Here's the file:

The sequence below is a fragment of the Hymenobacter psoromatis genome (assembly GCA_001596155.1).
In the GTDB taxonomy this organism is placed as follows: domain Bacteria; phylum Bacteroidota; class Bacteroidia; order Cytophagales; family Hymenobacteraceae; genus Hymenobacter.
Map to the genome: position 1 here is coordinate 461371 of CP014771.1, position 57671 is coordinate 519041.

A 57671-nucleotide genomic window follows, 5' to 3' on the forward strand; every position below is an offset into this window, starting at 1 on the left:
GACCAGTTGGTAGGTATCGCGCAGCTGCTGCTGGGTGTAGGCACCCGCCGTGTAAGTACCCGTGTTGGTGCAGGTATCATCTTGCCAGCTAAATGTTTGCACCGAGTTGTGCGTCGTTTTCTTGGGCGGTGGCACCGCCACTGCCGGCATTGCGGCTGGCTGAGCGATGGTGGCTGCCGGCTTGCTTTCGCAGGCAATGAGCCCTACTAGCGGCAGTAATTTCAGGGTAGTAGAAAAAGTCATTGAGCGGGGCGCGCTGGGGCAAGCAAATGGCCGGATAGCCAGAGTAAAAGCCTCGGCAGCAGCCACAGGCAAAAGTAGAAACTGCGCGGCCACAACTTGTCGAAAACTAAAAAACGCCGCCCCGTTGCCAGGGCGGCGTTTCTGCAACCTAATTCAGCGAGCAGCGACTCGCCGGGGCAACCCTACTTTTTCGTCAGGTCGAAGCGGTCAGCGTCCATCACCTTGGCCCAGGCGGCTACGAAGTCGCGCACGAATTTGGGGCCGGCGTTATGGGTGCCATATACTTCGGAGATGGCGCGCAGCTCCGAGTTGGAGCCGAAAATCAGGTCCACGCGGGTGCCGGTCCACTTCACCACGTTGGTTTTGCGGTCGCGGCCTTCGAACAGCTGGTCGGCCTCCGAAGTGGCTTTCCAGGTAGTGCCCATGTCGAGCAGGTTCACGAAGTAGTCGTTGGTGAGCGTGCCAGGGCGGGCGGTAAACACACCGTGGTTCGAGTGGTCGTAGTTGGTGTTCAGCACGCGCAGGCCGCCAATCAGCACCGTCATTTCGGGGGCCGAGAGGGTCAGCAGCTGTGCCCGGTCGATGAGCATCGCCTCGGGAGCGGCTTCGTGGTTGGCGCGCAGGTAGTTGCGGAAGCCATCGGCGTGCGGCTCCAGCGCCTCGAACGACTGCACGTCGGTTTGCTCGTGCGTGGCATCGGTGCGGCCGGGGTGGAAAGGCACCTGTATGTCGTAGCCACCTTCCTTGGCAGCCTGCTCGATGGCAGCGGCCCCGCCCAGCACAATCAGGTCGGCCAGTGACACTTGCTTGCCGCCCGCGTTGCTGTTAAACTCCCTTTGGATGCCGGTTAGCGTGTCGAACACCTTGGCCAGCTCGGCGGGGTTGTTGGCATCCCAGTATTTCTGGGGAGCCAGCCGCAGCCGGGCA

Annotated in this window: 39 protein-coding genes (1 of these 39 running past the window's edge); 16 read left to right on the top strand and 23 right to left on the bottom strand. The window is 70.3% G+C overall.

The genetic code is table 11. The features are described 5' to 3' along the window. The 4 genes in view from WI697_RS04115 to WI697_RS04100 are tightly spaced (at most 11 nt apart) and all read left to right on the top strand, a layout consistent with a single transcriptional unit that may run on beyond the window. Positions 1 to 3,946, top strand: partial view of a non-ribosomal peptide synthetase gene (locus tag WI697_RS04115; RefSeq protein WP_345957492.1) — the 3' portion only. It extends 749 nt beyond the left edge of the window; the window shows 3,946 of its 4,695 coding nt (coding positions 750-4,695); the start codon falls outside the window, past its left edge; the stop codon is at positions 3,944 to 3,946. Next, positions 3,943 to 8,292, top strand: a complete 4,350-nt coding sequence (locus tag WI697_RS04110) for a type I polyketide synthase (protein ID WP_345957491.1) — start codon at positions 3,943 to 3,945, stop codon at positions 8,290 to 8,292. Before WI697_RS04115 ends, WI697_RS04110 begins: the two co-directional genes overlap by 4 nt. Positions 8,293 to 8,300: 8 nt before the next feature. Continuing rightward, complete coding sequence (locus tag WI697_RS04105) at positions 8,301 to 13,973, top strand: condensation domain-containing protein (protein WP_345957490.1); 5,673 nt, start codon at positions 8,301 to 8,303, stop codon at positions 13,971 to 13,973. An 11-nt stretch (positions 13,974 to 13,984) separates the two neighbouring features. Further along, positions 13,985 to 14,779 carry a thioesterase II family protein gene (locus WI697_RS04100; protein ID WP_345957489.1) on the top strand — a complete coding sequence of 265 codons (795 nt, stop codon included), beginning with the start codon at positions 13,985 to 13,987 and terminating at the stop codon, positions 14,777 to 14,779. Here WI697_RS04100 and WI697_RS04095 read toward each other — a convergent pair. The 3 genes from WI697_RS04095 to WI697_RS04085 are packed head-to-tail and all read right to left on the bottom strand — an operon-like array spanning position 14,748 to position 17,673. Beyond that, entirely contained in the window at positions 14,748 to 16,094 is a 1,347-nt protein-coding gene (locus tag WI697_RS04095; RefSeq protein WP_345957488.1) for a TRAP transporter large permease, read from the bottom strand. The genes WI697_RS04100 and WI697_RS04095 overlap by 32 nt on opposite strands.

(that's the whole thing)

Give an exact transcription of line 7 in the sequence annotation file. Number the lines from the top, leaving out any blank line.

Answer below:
The genetic code is table 11. The features are described 5' to 3' along the window. The 4 genes in view from WI697_RS04115 to WI697_RS04100 are tightly spaced (at most 11 nt apart) and all read left to right on the top strand, a layout consistent with a single transcriptional unit that may run on beyond the window. Positions 1 to 3,946, top strand: partial view of a non-ribosomal peptide synthetase gene (locus tag WI697_RS04115; RefSeq protein WP_345957492.1) — the 3' portion only. It extends 749 nt beyond the left edge of the window; the window shows 3,946 of its 4,695 coding nt (coding positions 750-4,695); the start codon falls outside the window, past its left edge; the stop codon is at positions 3,944 to 3,946. Next, positions 3,943 to 8,292, top strand: a complete 4,350-nt coding sequence (locus tag WI697_RS04110) for a type I polyketide synthase (protein ID WP_345957491.1) — start codon at positions 3,943 to 3,945, stop codon at positions 8,290 to 8,292. Before WI697_RS04115 ends, WI697_RS04110 begins: the two co-directional genes overlap by 4 nt. Positions 8,293 to 8,300: 8 nt before the next feature. Continuing rightward, complete coding sequence (locus tag WI697_RS04105) at positions 8,301 to 13,973, top strand: condensation domain-containing protein (protein WP_345957490.1); 5,673 nt, start codon at positions 8,301 to 8,303, stop codon at positions 13,971 to 13,973. An 11-nt stretch (positions 13,974 to 13,984) separates the two neighbouring features. Further along, positions 13,985 to 14,779 carry a thioesterase II family protein gene (locus WI697_RS04100; protein ID WP_345957489.1) on the top strand — a complete coding sequence of 265 codons (795 nt, stop codon included), beginning with the start codon at positions 13,985 to 13,987 and terminating at the stop codon, positions 14,777 to 14,779. Here WI697_RS04100 and WI697_RS04095 read toward each other — a convergent pair. The 3 genes from WI697_RS04095 to WI697_RS04085 are packed head-to-tail and all read right to left on the bottom strand — an operon-like array spanning position 14,748 to position 17,673. Beyond that, entirely contained in the window at positions 14,748 to 16,094 is a 1,347-nt protein-coding gene (locus tag WI697_RS04095; RefSeq protein WP_345957488.1) for a TRAP transporter large permease, read from the bottom strand. The genes WI697_RS04100 and WI697_RS04095 overlap by 32 nt on opposite strands.